Study after study has been done on sex education, the free giving out of condoms and morning after pills has been tried, it has not reduced STDS, teen pregnancy etc.

          • sam mace

            again you don’t address the point, these can be given out but if they aren’t taught to use them correctly which in many cases aren’t, then these tools are redundant. Please tell me swedens or norways or germany’s pregnancy rate is. Our sex ed is poor karla, the last government admitted this and so do many others.

          • Karla

            Denmark and Sweden both have 7 births per 1,000 women aged 15–19 in 2002, Norway 11 births per 1,000 women aged 15–19 in 2002.

            Italy and Spain 6 births per 1,000 women aged 15–19 in 2002 in both countries.

            http://globalis.gvu.unu.edu/indicator.cfm?IndicatorID=127

            There seems to be a correlation between countries where there are traditional values, and where there is a social stigma with teen pregnancy, there is then less teen pregnancy.

          • Karla

            Sex ed program in Scotland over three years, scientists discovered it did not delay intercourse improve use of contraceptives or reduce pregnancies or abortions. The government decided to continue the program because students reported feeling less regret about the first time they slept with their most recent partner.

            M. Henderson, et al., “Impact of a Theoretically Based Sex Education Programme (SHARE) Delivered by Teachers on NHS Registered Conceptions and Terminations: Final Results of Cluster Randomised Trial,” British Medical Journal (November 21, 2006), 4.

            http://www.bmj.com/content/334/7585/133.full

            In England in 1999 the government put 15 million pounds in to sex education, Students where offered condoms, morning after pills, while having ” safe sex” in schools. In March 2004 they found that STD rates had gone up 64%, teens pregnancies where also up, some areas experience 34% overall leap. The greatest increases where in areas where the program had been implemented.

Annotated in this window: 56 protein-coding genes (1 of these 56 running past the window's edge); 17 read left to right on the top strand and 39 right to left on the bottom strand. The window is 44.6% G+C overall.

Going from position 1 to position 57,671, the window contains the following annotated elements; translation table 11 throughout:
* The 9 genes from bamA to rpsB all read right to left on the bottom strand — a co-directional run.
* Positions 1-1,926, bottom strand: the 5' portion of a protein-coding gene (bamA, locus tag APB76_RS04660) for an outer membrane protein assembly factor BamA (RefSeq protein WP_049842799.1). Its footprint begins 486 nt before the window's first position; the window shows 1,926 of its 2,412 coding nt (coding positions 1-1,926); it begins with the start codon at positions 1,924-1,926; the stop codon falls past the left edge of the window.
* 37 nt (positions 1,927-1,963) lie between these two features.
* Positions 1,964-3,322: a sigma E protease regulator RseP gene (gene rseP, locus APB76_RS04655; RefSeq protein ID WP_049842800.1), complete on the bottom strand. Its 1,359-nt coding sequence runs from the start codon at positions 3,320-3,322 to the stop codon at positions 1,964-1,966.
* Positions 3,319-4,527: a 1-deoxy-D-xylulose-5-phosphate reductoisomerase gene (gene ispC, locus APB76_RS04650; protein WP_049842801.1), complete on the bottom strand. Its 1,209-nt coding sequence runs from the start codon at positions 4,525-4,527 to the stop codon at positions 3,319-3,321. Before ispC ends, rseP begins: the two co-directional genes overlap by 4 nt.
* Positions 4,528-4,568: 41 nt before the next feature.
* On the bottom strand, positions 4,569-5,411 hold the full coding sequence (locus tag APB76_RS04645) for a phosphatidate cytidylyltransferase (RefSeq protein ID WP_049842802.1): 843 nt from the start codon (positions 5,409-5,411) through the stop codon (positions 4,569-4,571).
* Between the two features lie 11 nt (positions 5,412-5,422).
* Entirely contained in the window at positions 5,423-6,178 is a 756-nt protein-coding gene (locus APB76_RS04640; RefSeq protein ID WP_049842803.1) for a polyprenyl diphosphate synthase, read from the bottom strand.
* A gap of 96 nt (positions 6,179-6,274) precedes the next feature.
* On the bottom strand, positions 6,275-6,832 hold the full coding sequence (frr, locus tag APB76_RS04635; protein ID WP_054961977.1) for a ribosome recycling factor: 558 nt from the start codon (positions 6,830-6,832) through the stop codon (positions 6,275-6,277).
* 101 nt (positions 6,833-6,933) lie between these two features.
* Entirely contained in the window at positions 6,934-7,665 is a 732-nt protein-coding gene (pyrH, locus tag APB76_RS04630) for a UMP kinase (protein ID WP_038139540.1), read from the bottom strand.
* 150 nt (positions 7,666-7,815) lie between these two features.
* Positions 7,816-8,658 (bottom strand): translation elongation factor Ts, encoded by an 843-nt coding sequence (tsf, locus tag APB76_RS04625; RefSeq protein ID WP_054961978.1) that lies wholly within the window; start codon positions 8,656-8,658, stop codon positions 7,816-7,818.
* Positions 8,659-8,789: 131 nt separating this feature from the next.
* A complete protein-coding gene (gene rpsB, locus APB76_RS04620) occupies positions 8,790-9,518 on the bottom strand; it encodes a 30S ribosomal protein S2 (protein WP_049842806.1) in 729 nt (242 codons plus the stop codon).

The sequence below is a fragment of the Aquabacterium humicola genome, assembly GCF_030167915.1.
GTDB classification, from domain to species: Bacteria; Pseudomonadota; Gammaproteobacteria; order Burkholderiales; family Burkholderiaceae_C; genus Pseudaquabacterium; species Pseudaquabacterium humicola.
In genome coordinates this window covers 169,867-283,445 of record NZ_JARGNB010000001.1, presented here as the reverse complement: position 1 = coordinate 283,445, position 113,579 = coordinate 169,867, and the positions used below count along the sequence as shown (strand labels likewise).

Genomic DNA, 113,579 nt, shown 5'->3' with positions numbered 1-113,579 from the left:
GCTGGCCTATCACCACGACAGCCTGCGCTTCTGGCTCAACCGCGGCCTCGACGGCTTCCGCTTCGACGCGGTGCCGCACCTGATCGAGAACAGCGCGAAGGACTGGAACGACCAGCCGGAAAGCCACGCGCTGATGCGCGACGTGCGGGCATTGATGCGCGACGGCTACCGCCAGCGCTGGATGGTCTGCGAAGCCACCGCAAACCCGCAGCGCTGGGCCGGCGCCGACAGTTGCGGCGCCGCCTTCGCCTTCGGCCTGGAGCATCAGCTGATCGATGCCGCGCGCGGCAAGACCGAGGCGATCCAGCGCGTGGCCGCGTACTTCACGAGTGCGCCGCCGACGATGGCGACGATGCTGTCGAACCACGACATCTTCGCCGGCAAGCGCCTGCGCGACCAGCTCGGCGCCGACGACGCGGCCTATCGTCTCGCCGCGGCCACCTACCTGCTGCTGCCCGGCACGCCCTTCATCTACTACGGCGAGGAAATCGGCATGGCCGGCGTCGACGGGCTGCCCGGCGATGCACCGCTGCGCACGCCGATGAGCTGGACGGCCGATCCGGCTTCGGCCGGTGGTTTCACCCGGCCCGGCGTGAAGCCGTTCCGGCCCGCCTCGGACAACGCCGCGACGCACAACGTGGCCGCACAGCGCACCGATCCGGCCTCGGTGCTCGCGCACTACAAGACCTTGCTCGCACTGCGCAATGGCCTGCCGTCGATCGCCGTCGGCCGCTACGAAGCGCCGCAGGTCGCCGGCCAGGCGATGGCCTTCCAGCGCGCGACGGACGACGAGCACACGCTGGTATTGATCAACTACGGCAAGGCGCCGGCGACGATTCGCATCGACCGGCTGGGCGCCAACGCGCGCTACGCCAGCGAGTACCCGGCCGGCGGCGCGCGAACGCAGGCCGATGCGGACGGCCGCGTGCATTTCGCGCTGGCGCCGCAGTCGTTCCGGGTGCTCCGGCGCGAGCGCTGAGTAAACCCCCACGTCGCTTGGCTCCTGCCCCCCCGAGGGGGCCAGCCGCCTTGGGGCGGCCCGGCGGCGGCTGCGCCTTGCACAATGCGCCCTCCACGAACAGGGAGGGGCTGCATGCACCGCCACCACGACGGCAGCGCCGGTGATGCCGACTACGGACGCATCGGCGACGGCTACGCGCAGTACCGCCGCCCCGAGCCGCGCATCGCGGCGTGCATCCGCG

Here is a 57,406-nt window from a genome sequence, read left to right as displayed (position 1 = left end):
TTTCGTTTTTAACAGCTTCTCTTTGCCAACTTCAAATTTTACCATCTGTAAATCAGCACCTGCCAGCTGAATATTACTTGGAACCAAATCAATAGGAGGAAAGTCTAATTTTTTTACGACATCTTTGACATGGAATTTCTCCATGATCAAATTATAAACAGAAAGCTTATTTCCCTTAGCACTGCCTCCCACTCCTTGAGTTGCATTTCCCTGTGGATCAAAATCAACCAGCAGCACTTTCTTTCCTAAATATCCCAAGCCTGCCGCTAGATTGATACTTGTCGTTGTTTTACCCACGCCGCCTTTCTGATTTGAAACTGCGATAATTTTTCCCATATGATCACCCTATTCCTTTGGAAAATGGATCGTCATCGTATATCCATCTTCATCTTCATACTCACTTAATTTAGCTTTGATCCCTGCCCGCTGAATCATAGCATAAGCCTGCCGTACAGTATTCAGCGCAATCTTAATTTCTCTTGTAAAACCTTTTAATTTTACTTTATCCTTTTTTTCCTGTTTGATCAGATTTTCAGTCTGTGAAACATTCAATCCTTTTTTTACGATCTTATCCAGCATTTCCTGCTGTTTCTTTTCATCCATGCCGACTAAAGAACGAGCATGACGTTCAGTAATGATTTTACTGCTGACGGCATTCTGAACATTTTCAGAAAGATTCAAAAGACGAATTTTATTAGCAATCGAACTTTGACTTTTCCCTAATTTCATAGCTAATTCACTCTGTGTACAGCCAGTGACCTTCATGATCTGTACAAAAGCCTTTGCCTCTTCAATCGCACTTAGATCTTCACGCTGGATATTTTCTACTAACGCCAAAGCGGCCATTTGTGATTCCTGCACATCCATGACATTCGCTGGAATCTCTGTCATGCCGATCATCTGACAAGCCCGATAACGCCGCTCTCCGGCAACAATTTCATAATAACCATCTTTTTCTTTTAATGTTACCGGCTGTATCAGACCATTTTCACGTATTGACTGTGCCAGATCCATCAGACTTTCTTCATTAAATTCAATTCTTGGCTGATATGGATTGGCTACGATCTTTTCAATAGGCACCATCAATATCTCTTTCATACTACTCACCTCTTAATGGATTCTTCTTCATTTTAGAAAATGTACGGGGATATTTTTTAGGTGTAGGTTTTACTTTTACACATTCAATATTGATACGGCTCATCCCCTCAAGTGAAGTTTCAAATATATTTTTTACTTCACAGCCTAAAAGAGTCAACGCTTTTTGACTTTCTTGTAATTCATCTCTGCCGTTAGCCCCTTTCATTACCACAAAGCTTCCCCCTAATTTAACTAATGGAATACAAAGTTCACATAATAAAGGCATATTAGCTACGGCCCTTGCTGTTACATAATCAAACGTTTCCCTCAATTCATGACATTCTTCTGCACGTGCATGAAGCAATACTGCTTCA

http://www.telegraph.co.uk/news/uknews/1456789/Teen-pregnancies-increase-after-sex-education-classes.html

            A study showed that 3 our of 4 college men did not use condoms, despite the fact that over 80% had received sex education.

            Richard Crosby, et al., “Condom Use Errors and Problems Among College Men,” Sexually Transmitted Diseases 29 (2002), 552–57.

            http://tiny.cc/49np5

            http://www.kinseyinstitute.org/publications/PDF/STDSep2002.pdf

            Let me excuse what your excuse will be, none of those sex ed programs where good enough.

  • Karla

    Deacon do you know where my post is on here, it was a post with the different African countries and Catholic populations, HIV rate?

  • SpeSalvi23

    I’m constantly amazed by the importance factor of sex for so many people.
    It’s as if there would be no life possible without it!

    People survive without jumping the next willing person in a club, you know!
    They even survive without pornography induced adultery!

    Don’t you give the human race enough credit to actually be the master of their bodies and not the other way around??

    Are you not stronger than your own sex drive??

    Do you completely disregard intelligence? Rationality? Self discipline (Oh no… the evil word!!)?

    If I know that having sex at this moment with that particular person is dangerous to my health, hurtful to others or just plain wrong for whatever reason – I just won’t have sex!

    That’s it!

    It’s the sense of wrongness of having sex like rabbits that has goen missing.

    • sam mace

      spe salvi it isn’t important, kids deserve to know the facts and the truth however, they deserve to have good sex education in which they can understand their sexual desires and what they mean and how to be safe if/when they have sex.We have a healthy attitude towards it, we like it, we find it enjoyable, but we aren’t obsessed by it.

      • Karla

        You can promote contraception all you like, it will not stop the fact that it has huge failure rates.

        Birth control clearly does not prevent ”unplanned or unwanted pregnancies.”

        People are more likely to have an ”unplanned” pregnancy if they believe birth control will save them.

        • sam mace

          first of all it depends on what birth control you use, there are many different types which have different success rates.

          • Karla

            Sure, but when your dealing with STDS, many of which are incurable even say 0.1% is too risky for many.

      • spesalvi23

        Not obsessed with it??
        Please… be honest, here.
        Sex dominates the media, advertizing, television, newspapers,….

        If you really ARE not obsessed with it…then why obsess so much about the Church’s point of view.
        You don’t seen to have any kind of believe – so, fine – go ahead and indulge and be happy with it.

        Others prefer to value sex for what it truly is and for what it means to your heart and to your soul.
        Regarding it as just another spare time activity, like a round of golf or watching TV, belittles it gigantically.

        But, maybe this is more obvious to women who sadly have been the victims of the sexual revolution, considering the way women are regarded and exploited as sex objects more than anything else.